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04HANOI406 2004-02-13 09:59:00 UNCLASSIFIED Embassy Hanoi
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1. SUMMARY: In November 2003, the Ministry of Trade's
Market Management Bureau (MMB), in cooperation with Nike's
Brand Protection Specialist, raided 21 private sport shops
and a state-owned knitwear factory, confiscating more than
1,200 counterfeit items. Two months later, the MMB
destroyed all of the goods it had confiscated. While the
number of goods destroyed represents only a fraction of the
total number of counterfeit Nike products available
throughout Vietnam, Nike representatives termed the raids a
victory. Building on this successful operation, Nike is
working to formalize future cooperation with the MMB on IPR
enforcement in Vietnam. End Summary.

2. On October 1, Nike Vietnam formally requested the MMB
raid shops in Hanoi that sell counterfeit Nike products.
After a short consultation with other GVN IPR agencies, the
MMB's deputy director, Mr. Vuong Tri Dung issued a decision
to perform the raids. On October 7, a team of MMB
inspectors, in conjunction with Nike's Brand Protection
Specialist, raided 21 private sport shops and the state-
owned Hanoi Knitwear Factory, confiscating 229 pairs of
shoes, 244 shirts, 558 pairs of socks, 32 pairs of shorts,
16 hats and six kilograms of Nike labels. All of the shops
were forced to remove Nike advertisement boards and commit
not to violate Nike's trademark in the future.

3. On January 9 MMB's Mr. Dung and representatives from the
Economic Police, (Note: Another IPR enforcement agency,
under the Ministry of Public Security. End note.) the
People's Procuracy, and the Finance Department of Hanoi,
supervised the destruction of all of the seized products.
This is the first time that the GVN has destroyed
confiscated counterfeit Nike products. In the past,
infringers were simply required to remove the infringing
labels or signs. In its news release, Nike expressed its
appreciation for the MMB's decisive actions. MMB did not,
however, levy any fines against the companies that were
raided. MMB told econ assistant that fines of between VND
20 million and VND 100 million (USD 1275 to USD 6375) will
be levied only if any of the stores violate Nike's trademark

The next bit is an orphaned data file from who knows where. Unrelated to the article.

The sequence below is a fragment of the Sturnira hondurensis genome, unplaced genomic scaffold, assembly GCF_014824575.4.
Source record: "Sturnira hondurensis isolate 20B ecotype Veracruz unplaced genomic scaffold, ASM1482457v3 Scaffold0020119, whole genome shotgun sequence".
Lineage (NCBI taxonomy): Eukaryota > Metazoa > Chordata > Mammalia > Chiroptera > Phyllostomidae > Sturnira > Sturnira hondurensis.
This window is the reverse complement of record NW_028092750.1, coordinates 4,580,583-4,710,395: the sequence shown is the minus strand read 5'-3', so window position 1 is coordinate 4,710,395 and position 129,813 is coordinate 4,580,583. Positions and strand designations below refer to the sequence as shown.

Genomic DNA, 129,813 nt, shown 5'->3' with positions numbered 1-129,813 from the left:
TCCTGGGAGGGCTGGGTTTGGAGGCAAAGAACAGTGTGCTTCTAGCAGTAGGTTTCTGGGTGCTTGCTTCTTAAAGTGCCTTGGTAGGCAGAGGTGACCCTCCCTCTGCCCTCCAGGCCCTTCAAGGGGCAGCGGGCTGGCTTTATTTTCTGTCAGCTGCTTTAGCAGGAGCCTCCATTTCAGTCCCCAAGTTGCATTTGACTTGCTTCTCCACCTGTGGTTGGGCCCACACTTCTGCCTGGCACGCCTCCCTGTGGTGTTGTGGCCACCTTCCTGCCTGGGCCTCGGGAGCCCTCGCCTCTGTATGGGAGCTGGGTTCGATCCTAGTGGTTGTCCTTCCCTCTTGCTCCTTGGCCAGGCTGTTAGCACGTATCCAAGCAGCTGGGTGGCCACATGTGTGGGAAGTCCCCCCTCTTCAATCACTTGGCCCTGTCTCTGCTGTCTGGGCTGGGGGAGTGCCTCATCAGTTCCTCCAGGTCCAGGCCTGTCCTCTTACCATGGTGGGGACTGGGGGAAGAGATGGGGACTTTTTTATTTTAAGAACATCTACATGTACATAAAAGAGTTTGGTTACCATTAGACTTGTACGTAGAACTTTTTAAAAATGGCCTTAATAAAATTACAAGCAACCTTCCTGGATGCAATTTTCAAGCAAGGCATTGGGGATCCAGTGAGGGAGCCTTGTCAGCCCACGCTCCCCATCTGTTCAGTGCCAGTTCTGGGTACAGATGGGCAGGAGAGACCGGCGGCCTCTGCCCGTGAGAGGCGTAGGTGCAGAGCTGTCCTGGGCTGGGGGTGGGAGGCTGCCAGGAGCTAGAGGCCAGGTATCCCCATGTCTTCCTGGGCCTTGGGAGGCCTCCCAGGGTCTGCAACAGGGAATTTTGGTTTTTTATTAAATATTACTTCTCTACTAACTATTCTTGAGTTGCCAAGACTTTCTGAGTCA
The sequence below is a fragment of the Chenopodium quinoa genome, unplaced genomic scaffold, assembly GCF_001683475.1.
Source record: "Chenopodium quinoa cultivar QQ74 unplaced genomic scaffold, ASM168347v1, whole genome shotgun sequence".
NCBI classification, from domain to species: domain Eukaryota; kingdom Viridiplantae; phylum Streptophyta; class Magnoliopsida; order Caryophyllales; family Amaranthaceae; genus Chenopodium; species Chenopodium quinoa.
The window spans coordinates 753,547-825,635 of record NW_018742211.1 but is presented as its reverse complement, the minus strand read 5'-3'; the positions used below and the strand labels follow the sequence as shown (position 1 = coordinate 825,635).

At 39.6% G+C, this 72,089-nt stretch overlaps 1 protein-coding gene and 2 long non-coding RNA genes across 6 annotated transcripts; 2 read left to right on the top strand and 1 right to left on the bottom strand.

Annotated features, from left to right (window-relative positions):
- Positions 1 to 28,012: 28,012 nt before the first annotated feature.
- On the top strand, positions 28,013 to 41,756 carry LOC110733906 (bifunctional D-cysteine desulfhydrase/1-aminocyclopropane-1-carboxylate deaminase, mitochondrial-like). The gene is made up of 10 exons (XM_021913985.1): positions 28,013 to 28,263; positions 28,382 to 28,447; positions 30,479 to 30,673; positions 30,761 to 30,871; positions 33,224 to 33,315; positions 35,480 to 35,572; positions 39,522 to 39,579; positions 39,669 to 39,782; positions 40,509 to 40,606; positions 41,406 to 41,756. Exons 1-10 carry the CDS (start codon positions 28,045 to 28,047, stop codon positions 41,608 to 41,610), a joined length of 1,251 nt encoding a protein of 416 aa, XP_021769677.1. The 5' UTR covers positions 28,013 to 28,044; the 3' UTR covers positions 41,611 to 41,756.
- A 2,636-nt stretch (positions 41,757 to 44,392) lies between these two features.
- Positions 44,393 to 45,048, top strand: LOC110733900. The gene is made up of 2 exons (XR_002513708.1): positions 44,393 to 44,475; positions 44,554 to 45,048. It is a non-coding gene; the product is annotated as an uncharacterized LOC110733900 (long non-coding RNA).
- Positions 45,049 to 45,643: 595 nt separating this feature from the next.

4. Since September 2003, Nike has made it a priority to
develop a strong cooperative relationship with the MMB and
credits the success of these raids to its ongoing efforts.
In early October, Nike organized a two-day training session
for ten MMB officials on how to identify counterfeit goods.
Nike also provided MMB officials with information on
Vietnam's IPR commitments in the U.S. Vietnam Bilateral
Trade Agreement (BTA) and how IPR is related to Vietnam's
WTO accession.

Basis for Future Cooperation


5. Nike has had a representative office in Ho Chi Minh
City since 1995. In 2003, Nike exported about USD 550
million worth of shoes and USD 70 million worth of garments
from Vietnam. All of Nike's production is for export.
Only 4 retailers in Hanoi and 6 shops in Ho Chi Minh City
are licensed to distribute Nike products and all merchandise
for legitimate sale in Vietnam is imported. Nike takes
stringent methods to prevent theft of its trademark -
including destroying all remains and "seconds." Despite
these efforts, Nike faces rampant infringement of its
trademark throughout Vietnam. Counterfeit products are
widely available in all major cities. Additionally,
according to local Nike reps, some counterfeit products may
be exported to neighboring countries including Cambodia and

6. With the goal of building on the success of these
raids, Nike is now working with the MMB to draft a proposal
on cooperation. Under the terms of the proposal, the MMB
will be responsible for conducting a specific number of
raids per year on a regular basis. At the same time, Nike
will establish a fund for those activities and provide more
training for MMB officials. The MMB expects to conclude the
agreement next week. Moreover, the Ministry of Trade has
suggested using the MMB's cooperation agreement as a model
document for other provinces and cities' Market Management

7. Comment: Nike has a considerable investment in Vietnam
and is working hard to establish good cooperation with the
GVN on IPR issues. Although Nike and the GVN have a long way
to go to ensure full protect of Nike's trademark, this raid
and the efforts to conclude a cooperation agreement are a
good first step. The raids also demonstrate that it is
possible for IPR-dependant industries to establish
cooperative relationships with the GVN on IPR enforcement.
Despite being plagued by widespread counterfeit products,
Nike remains upbeat about its operations in Vietnam.

8. Comment continued: The lack of punitive fines in these
cases is disappointing. The GVN remains reluctant to levy
fines large enough to deter future infringement. Mission
will continue to monitor GVN IPR enforcement efforts and
encourage the GVN to take stronger measures against